Dear colleague,


It is with great pleasure that we write to share information about the next conference of the Preimplantation Genetic Diagnosis International Society (PGDIS). The key dates for your diary are Monday 17th of April until Wednesday 19th of Apri, with the conference taking place in the beautiful and vibrant city of Paris. In our previous meeting in Berlin ( it was such a pleasure to see our community coming together again after two long years of COVID-induced separation. With travel restrictions continuing to ease around most of the world, we look forward to an even greater opportunity for us all to reconnect and exchange ideas in Paris next year.


This will be a landmark meeting, not only because it will be the 20th PGDIS conference, but also because it comes at a time when technical advances are creating exciting new possibilities for the diagnosis (and even treatment) of embryos, offering hope to patients, while simultaneously creating new ethical and regulatory challenges.


The theme of the conference will be ‘PGT – The Next Generation’, reflecting two important aspects of the meeting. Firstly, the strong desire of the PGDIS to encourage young scientists - the future of our field and of this Society - to attend and contribute to the meeting. Early-career basic and clinical scientists are urged to submit their research, or summaries of their experience, for presentation. Secondly, there is a sense that PGT is entering a new phase, as some strategies, formerly considered experimental or niche, reach maturity and enter mainstream use, while innovative technologies begin to open entirely new avenues for understanding and interacting with gametes and preimplantation embryos.


The possibility of a shift away from observation and diagnosis of embryos, towards intervention and cure, will be key area for discussion during the meeting. As a community, it is critical that we understand what is possible right now and have a chance to evaluate the opportunities (and potential difficulties) on the near horizon. The PGDIS 2023 conference will provide a forum for sharing information about approaches such as genome editing and spindle/pronuclear transfer, allowing discussion of experimental successes, technical limitations encountered, as well as safety and ethical concerns.


While hearing about new strategies and novel technologies will undoubtedly be a highlight of PGDIS 2023, one of the most practically valuable aspects of the conference will come in the form of updates concerning some of the traditional forms of PGT. Over recent years, we have seen ever more referrals for PGT-M, illustrating the extent to which this valuable reproductive option has become an accepted strategy in many countries. Meanwhile, PGT-A continues to gain momentum, with hundreds of thousands of embryos now being tested annually worldwide. Some PGT methods appear to have reached a technical plateau, for example PGT-A methods have converged on the use of next generation sequencing (NGS), giving the appearance that there is little more to discuss in terms of methodology. However, this is an illusion. The reality is that substantial differences remain between alternative PGT-A platforms and that levels of accuracy and validation vary widely. Differences in performance have contributed to some of the controversies that have dogged PGT-A, leading to variation in the reported rates of mosaicism, and even aneuploidy.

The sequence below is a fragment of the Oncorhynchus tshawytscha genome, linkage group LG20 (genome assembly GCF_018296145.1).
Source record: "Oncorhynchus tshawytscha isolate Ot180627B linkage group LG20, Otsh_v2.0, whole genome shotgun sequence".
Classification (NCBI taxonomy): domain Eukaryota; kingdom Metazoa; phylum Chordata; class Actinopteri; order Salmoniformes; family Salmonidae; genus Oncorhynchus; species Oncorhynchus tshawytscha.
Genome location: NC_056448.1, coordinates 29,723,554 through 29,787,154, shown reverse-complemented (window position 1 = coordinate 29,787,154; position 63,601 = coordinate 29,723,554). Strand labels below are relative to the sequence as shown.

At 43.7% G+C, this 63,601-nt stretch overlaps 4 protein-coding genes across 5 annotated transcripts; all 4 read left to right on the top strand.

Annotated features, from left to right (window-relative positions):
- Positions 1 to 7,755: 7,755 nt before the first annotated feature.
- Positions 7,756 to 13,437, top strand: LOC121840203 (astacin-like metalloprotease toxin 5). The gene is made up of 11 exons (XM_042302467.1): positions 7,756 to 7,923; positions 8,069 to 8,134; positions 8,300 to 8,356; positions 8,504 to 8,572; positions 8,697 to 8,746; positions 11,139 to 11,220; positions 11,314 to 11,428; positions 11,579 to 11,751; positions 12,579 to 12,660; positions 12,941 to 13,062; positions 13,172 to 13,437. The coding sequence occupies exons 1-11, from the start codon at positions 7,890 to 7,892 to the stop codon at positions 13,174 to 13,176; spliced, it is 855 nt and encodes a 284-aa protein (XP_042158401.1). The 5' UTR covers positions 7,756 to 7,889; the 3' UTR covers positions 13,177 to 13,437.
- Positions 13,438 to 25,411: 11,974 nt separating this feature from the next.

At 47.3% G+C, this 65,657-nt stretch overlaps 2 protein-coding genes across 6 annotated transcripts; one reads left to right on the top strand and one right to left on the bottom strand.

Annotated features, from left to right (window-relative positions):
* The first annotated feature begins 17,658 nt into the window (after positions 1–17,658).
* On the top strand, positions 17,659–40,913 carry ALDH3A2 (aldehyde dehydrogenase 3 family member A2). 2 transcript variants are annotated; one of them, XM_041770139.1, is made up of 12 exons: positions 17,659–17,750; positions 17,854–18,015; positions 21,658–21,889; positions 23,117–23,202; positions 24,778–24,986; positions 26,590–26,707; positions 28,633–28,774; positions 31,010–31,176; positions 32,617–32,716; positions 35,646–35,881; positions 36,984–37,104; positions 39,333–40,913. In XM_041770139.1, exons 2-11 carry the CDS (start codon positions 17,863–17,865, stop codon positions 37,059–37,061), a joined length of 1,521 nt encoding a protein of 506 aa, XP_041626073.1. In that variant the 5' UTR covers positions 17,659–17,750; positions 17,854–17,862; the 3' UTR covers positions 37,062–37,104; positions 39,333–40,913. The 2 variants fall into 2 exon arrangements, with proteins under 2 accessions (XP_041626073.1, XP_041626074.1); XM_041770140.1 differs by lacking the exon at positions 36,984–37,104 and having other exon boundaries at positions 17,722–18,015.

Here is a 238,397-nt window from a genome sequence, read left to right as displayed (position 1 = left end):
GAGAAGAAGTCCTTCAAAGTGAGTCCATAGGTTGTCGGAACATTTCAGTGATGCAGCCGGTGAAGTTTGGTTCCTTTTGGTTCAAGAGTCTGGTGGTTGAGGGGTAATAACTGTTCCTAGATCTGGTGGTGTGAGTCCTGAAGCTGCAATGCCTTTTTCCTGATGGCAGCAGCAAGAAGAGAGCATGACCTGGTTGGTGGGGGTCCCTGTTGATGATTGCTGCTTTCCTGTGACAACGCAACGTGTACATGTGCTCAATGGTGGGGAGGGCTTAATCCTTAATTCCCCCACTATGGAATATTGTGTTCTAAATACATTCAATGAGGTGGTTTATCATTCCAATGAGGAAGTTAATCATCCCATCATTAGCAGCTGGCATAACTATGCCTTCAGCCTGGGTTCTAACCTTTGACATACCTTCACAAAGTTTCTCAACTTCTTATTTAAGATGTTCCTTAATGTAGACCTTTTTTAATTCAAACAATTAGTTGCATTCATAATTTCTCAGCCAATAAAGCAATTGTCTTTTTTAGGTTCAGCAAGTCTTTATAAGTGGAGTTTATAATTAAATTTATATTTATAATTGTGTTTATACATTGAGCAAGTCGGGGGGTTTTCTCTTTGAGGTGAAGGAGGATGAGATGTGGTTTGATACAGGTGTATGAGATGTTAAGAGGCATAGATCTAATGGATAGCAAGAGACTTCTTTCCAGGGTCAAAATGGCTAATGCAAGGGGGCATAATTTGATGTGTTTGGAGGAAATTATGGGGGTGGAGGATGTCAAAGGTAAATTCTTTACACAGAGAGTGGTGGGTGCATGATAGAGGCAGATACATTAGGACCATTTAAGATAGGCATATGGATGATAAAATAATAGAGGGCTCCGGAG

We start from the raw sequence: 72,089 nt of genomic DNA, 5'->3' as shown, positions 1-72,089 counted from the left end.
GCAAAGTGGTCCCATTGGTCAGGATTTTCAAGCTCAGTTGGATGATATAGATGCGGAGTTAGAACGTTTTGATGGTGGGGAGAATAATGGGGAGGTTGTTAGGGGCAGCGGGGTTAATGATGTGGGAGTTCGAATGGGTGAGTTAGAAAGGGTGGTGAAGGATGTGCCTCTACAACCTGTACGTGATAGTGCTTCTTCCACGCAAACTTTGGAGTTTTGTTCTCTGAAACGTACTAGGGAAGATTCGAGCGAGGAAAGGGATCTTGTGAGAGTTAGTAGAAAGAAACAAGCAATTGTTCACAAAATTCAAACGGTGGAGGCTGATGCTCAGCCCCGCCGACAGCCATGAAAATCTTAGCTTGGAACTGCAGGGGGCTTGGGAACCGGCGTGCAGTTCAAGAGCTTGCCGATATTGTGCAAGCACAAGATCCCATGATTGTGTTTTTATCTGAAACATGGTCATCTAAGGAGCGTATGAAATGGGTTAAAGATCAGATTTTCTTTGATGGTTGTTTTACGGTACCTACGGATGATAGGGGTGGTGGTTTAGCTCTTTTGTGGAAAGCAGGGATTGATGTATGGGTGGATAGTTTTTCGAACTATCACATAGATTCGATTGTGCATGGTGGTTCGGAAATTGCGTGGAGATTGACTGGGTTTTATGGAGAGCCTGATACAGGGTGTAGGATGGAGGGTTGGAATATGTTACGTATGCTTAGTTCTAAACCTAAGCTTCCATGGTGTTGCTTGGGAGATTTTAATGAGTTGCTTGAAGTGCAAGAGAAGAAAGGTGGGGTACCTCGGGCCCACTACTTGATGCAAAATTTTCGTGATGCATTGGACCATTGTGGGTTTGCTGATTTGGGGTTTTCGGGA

The PGDIS 2023 conference will provide an opportunity to discuss what approaches we should take to maximise the accuracy of PGT-A and to evaluate how well current methods are performing clinically. The thorny issue of mosaicism will be discussed in the light of the recent statement made by the PGDIS (RBMO, 2022; 45:19-25), the soon-to-be-published guidance from ESHRE, and important papers on this subject presented at the ASRM in October. What is the best available evidence concerning the outcomes of mosaic embryo transfer? Have changes to society guidelines/opinions gone far enough?


Other areas to be covered by the conference include non-invasive PGT, which has generated substantial interest over the past few years, but still appears to fall well-short of the accuracy delivered by trophectoderm biopsy. Is there hope for further improvements to accuracy? Will there be a clinical place for niPGT, if it fails to match the accuracy of more ‘invasive’ methods? With falling costs of next-generation sequencing, the conference will also consider whether whole genome sequencing of embryos is now desirable from technical, economical and ethical perspectives. Finally, fascinating new insights into the biology of human gametes and embryos will be shared, with relevance for embryo selection, PGT and future efforts aimed at genome editing.


PGDIS 2023 is shaping up to be a memorable meeting and we very much hope you will be able to enjoy it with us.


Looking forward to welcoming you in Paris!






  • Don Leigh, Australia (President of PGDIS)
  • Anver Kuliev, USA (Executive director of PGDIS)
  • Dagan Wells, UK (President-Elect of PGDIS)
  • Alan Handyside, UK
  • Svetlana Rechitsky, USA
  • David Cram, China
  • Semra Kahraman, Turkey
  • Santiago Munne, USA
  • Joe Leigh Simpson, USA
  • Carlos Simon, Spain
  • Jacques Cohen, USA
  • Luca Gianaroli, Italy
  • Carmen Rubio, Spain
  • Jamie Grifo, USA
  • Kangpu Xu, USA
  • Joris Vermeesch, Belgium
  • Gary Harton, USA
  • Alan Thornhill, UK
  • Andreas Schmutzler, Germany
  • Tony Gordon, UK
  • Samir Hamamah, France
  • Mandy Katz-Jaffe, USA
  • Qiao Jie, China












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